This is a response to @cue's How to think of... Marcros post. Here is a quote from the original post that outlines the exercise: Imagine that you are a spy and have been assigned the task to infiltrate a robot factory to plant a tracking device which will allow you to place a bug in every robot produced by the factory and record every action it makes. My comment on this post was that @cue's implementation would require updating the bug every time the robot changed. I suggested using reflections and byte code manipulation with a library such as ASM would avoid this limitation. I have never used ASM before and it turns out it is way more complicated that i ever imagined it would be, thus I have gone with an alternative implementation that uses InvocationHandler. This implementation does have the limitation that the generic bug must be applied to an object at an interface level. Fortunately @cue's example did provide a Robot interface. Here is some sample code that shows how the generic bug is used: GenericBug<Robot> bug = new GenericBug<Robot>(new SimpleRobot()); Robot robot = bug.buggedTarget(Robot.class); robot.alert(); robot.move(100, 200); robot.log("Robot test log"); System.out.println("== Bug Log =="); bug.printLog(); System.out.println("== Bug Replay =="); bug.replayActions(); Raw Code » Sample source code can be downloaded from here.

<select name="simple-select">


jQuery plugin for threadless.com style selects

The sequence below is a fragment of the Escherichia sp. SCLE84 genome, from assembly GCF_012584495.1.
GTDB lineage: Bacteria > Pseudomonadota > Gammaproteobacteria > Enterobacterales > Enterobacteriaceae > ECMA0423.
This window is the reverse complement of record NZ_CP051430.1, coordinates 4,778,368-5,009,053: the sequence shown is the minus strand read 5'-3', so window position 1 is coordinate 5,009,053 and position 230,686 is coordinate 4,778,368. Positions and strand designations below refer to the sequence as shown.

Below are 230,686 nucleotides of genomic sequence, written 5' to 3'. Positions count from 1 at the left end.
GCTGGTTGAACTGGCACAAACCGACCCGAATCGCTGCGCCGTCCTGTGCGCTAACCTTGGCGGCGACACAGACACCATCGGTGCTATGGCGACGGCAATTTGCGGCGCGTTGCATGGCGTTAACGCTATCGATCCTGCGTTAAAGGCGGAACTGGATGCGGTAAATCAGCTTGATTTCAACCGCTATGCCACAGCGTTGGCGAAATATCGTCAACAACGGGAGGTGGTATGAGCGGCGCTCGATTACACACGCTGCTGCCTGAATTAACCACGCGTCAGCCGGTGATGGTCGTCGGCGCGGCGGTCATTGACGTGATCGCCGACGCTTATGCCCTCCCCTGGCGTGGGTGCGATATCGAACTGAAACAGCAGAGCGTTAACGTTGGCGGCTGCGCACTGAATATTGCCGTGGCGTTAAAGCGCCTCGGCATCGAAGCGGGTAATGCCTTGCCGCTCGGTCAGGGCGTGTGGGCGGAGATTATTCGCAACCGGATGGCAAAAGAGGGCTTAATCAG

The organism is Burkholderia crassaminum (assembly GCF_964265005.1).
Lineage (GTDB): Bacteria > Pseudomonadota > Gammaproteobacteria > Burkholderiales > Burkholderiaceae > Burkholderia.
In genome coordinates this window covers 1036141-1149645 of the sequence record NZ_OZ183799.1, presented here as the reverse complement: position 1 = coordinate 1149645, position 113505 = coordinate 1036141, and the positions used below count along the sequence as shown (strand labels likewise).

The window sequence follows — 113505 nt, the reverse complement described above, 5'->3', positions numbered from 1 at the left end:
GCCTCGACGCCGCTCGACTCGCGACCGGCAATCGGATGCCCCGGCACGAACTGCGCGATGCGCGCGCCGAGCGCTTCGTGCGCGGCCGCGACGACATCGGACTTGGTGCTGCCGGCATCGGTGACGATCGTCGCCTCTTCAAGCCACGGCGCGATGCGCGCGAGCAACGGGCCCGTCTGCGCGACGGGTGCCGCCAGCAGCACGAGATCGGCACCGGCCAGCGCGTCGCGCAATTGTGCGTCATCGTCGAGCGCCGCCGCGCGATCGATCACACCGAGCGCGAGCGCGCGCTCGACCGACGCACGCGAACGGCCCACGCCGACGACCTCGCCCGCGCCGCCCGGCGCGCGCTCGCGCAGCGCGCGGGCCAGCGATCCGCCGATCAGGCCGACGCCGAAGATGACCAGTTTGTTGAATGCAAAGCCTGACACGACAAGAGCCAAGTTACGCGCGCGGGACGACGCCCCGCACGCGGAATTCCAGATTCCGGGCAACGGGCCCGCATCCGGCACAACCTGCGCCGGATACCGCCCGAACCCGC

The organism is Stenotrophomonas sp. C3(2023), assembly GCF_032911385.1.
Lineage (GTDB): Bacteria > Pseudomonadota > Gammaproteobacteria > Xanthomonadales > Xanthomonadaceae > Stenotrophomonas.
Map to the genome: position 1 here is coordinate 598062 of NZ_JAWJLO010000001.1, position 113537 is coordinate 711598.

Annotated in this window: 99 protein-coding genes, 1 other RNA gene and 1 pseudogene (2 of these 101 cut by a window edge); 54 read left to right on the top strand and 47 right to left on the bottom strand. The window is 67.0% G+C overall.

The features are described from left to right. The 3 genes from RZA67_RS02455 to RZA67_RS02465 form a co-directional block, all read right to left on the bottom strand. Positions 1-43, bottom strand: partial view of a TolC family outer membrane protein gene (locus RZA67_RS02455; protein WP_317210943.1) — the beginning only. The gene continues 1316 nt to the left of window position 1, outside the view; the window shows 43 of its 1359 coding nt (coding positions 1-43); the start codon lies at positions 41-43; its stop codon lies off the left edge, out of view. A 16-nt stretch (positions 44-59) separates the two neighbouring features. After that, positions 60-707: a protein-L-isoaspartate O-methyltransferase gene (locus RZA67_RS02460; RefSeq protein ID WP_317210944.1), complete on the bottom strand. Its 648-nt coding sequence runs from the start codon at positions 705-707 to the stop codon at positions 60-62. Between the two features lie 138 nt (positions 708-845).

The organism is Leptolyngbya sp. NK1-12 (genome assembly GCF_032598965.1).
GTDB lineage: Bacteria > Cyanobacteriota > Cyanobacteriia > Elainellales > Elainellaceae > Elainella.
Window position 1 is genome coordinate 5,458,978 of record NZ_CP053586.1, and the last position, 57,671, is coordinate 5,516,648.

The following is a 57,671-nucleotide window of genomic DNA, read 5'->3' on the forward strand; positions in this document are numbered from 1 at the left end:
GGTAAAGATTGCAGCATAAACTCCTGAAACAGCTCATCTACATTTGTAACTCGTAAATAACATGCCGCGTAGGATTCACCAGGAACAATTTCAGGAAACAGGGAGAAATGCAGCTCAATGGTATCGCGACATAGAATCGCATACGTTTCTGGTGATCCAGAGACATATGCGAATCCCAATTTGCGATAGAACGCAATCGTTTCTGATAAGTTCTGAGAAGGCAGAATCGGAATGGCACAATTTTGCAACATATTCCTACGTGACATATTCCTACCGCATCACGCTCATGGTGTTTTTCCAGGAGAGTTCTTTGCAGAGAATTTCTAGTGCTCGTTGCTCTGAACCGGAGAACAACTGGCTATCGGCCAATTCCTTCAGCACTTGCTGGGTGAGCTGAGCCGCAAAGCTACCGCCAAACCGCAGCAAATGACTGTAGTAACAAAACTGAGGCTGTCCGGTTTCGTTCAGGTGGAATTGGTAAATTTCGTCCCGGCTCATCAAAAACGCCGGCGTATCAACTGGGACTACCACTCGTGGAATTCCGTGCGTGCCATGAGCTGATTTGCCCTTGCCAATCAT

jQuery plugin for converting a standard html select into threadless.com style buttons. This plugin was inspired by a question from @greatpotato a few weeks ago. Features Converts normal HTML selects into button like elements (a tags) Supports JS change callbacks Supports disabled options Supports disabled selects Supports OptGroups Allows no default selection (like threadless) Demo Here Code and Documentation Here


This is a project I was working on over 2 years ago (after my son was born). The idea was an online site for tracking your child's achievements e.g. height, weight, walking and talking. It had a social aspect where you could see playmates stats and comment on achievements. I got the project to a place where it was ready for early beta testing but never did a big marketing push and ended up moving onto other projects.

Swarms - Torrent/Movie Discovery

Screenshot of a torrent discovery site I was working on last year. The popularity of movies is determined by swarm size. Ultimately I abandoned the project because of the legal implications of trying to run such a site. Please note the page design borrows very heavily from this wordpress theme